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DOT•PLUG Breakaway Wiring System for Roadway Lighting Systems
A Safer & More Economical Lighting System

AASHTO Breakaway Wiring Requirements
Although AASHTO had set standards for breakaway (frangible) poles and foundations decades earlier, it wasn't until the 1990's that highway engineers, FHWA, and AASHTO recognized a hazard with the current wiring methods of the time. Those conventional wiring methods, unfortuately still used in the majority of lighting systems today, were identified to pose a potential deadly threat by the electric circuits that are exposed after impact by an errant vehicle.  In addition to the electrical hazard the conventional wiring methods posed to motorist and emergency responders after a knock down, it was agreed that the pole wiring system must also be capable of properly separating. One reason is that the tensile strength and wire size of conventional systems directly affects the trajectory of the falling pole. Another reason is that improper separation of the electrical cabling can result in bare conductors that are still energized, posing an electrical and possible fire hazard at the accident site.

In 1996 McGraw/Hill published the first edition of the "Highway Engineering Handbook" introduced a new breakaway wiring methods/products that were being pioneered by MG Squared for the Alabama DOT at the time.  Following this publication, the Federal Highway Administration (aka FHWA, US DOT) issued their own publication and guidelines - No. FHWA-HI-97-026: which duplicated the standards and designs based upon the MG Squared breakaway system set in the Highway Engineer Handbook. 

In 1998 AASHTO addressed their concerns in regards to the electrical wiring inside breakaway (frangible) roadway lighting poles and issued an Interim to the Standard Specifications for Structural Supports for Highway Signs, Luminaires and Traffic Signals stating:

(9) when breakaway or frangible supports house electrical components, efforts should
be made to effectively reduce fire and electrical hazards should the structure be
knocked down by an errant vehicle or from some other cause. Upon knockdown, the
structure should electrically disconnect at the foundation, leaving no more than four
inches (0.10 m) of wires, cables, or connectors protruding from the electrical conduit.
All fusing for electrical fixtures should be located below grade. Performance
specifications for breakaway wiring devices should include certification from a
recognized independent laboratory that the breakaway connectors are crushproof,
flame retardant and submersible.

MG Squared's pioneering breakaway cable system had become the sole standard for a true AASHTO compliant system.  Referred to in these early publications as a "Modular Cable System", "Modular Pole Cable Distribution System" (MCDS), "Pole Cable Distribution System" (PCDS, MG Squared decided to name their breakaway cable system the DOTPLUG breakaway cable system and is marketed under this name today.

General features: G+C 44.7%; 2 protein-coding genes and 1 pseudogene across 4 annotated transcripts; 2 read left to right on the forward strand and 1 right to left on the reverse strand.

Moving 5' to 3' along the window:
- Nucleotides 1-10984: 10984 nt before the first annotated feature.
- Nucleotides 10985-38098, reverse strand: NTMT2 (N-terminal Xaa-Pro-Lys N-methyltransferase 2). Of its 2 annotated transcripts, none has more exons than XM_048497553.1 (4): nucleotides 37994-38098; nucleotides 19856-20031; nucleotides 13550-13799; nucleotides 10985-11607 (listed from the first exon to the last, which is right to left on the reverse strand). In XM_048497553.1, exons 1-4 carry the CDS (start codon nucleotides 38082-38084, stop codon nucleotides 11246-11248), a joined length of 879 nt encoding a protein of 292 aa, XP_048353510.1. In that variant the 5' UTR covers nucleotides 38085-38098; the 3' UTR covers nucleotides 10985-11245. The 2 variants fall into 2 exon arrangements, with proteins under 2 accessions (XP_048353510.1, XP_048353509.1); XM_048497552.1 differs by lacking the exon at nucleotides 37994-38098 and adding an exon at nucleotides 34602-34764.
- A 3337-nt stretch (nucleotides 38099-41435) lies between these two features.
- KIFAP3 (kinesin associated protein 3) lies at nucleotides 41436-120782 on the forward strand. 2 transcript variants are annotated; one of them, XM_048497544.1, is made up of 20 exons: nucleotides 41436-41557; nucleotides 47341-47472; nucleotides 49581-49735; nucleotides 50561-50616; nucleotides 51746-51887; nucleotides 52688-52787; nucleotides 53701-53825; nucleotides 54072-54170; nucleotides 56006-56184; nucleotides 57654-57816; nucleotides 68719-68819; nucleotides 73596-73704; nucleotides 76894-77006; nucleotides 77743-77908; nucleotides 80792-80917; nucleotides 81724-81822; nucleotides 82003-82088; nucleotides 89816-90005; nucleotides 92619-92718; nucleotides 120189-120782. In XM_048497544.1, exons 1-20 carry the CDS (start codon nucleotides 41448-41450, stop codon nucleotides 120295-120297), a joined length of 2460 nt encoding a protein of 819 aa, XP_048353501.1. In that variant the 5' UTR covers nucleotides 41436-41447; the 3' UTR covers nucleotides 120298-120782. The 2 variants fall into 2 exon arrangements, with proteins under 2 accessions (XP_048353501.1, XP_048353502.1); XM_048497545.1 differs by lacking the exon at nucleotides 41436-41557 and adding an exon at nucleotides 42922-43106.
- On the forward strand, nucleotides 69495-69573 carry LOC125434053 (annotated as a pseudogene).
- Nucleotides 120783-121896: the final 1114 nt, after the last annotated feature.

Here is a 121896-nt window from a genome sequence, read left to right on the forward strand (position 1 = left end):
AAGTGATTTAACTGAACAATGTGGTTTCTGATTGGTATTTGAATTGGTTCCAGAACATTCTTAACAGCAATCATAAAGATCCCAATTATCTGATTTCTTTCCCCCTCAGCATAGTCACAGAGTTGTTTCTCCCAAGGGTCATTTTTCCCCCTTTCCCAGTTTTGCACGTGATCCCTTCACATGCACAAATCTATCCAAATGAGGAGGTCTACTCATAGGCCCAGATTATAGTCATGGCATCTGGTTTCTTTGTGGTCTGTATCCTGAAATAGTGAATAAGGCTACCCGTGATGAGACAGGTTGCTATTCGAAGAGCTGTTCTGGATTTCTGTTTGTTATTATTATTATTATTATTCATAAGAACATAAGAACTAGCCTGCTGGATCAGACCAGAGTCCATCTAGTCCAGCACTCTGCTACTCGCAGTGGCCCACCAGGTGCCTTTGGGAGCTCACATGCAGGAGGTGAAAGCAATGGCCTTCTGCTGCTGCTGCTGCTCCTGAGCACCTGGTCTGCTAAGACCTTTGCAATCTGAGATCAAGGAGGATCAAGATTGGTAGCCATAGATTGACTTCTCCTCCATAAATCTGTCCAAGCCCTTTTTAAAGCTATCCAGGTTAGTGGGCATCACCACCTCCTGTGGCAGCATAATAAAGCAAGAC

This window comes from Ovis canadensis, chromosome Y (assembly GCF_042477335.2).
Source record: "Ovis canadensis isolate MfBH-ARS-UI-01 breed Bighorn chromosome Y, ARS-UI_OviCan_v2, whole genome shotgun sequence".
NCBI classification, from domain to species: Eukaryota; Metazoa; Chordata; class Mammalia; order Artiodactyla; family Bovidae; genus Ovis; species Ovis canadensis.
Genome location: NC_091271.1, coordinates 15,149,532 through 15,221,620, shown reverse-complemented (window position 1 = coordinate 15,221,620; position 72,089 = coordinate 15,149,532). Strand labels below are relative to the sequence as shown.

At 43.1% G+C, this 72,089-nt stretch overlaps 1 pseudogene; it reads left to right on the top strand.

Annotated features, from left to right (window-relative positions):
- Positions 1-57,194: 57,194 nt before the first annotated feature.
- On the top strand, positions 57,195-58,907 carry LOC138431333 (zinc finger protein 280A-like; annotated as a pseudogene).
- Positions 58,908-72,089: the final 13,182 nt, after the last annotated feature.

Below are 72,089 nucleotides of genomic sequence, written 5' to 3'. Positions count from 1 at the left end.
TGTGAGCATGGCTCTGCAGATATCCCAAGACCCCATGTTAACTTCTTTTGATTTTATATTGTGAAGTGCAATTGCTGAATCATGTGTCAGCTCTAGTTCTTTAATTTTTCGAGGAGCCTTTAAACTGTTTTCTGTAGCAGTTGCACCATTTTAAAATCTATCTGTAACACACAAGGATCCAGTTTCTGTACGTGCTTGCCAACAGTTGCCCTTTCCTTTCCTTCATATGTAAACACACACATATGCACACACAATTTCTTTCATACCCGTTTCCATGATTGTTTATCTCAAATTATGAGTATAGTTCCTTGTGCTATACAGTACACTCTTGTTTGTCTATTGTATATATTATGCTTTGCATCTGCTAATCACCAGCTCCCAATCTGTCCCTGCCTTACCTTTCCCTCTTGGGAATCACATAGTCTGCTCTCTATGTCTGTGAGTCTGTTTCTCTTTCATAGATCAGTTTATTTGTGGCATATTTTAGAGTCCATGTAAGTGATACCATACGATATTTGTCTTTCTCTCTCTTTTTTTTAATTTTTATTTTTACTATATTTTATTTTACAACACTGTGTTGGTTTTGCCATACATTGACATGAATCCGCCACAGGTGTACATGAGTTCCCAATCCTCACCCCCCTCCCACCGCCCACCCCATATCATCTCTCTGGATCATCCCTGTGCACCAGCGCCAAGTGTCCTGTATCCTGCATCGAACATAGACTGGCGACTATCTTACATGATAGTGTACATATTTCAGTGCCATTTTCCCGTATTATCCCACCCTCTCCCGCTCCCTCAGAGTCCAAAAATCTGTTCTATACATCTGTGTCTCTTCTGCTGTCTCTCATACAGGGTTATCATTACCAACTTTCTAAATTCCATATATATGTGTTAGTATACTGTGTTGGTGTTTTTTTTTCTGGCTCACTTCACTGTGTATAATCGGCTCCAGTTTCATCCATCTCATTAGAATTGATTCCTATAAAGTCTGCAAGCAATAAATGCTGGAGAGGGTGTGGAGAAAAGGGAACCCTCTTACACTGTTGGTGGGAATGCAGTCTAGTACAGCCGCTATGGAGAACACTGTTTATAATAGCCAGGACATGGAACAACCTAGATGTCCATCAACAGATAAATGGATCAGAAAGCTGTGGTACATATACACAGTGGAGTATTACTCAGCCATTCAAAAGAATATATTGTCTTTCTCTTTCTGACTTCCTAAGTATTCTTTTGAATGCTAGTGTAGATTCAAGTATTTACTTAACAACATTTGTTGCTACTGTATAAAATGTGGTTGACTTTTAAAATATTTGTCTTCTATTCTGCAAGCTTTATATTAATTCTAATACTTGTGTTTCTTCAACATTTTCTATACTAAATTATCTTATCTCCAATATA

Soon after 1998 AASHTO interim,  some state DOT engineers were aggressive to meet these new safety standards while many have ignored and not enforced the breakaway wiring requirements.  By the new millennium, research and studies revealed more and more documented cases of motorists who survived the impact with a luminaire pole, only to be subsequently killed from the resulting explosion, fire, or electrocuted from exposed conductors on, near or under a vehicle. The explosion and fire are usually caused when the fuel tank ruptures, the vehicle having been caught on an improperly constructed foundation, and the electrical system sparks repeatedly until the fuel explodes. In other incidences, medical personnel have been delayed from attending to victims because of the risk of electrical shock from exposed conductors near or under a vehicle (McGraw/Hills "Highway Engineering Handbook, 2 ed.").

In 2001 AASHTO updated their standard specifications once again for structural supports to read as:

12.5.3 Additional Requirements
Efforts shall be made in all breakaway supports housing electrical Components to effectively reduce fire and electrical hazards posed after structure impact by an errant vehicle. Upon knockdown, the support/ structure shall electrically disconnect as close to the concrete foundation (pole base) as possible.

The MG Squared DOTPLUG breakaway cable system is still today the leading system that meets current AASHTO standards and avoids the electrical and fire hazards of the conventional wiring method.  Avoiding these hazards also greatly reduces the liability of the DOT, Utility Companies, design engineers, and others in relation to the electrical wiring system. Another benefit from the use of this type system is the reduction of maintenance/repair cost and time. Further advances like the incorporation of a "ground fault circuit interrupter" (GFCI/ELCI) into the wiring systems is helping avoid fatal and costly accidents resulting from worn or poorly maintained Municipal lighting systems. It is essential that as a DOT, Municipality, Utility Company or as a electrical engineer; that they be educated to avoid these hazards and to abide by all current AASHTO and/or Electrical Standards.

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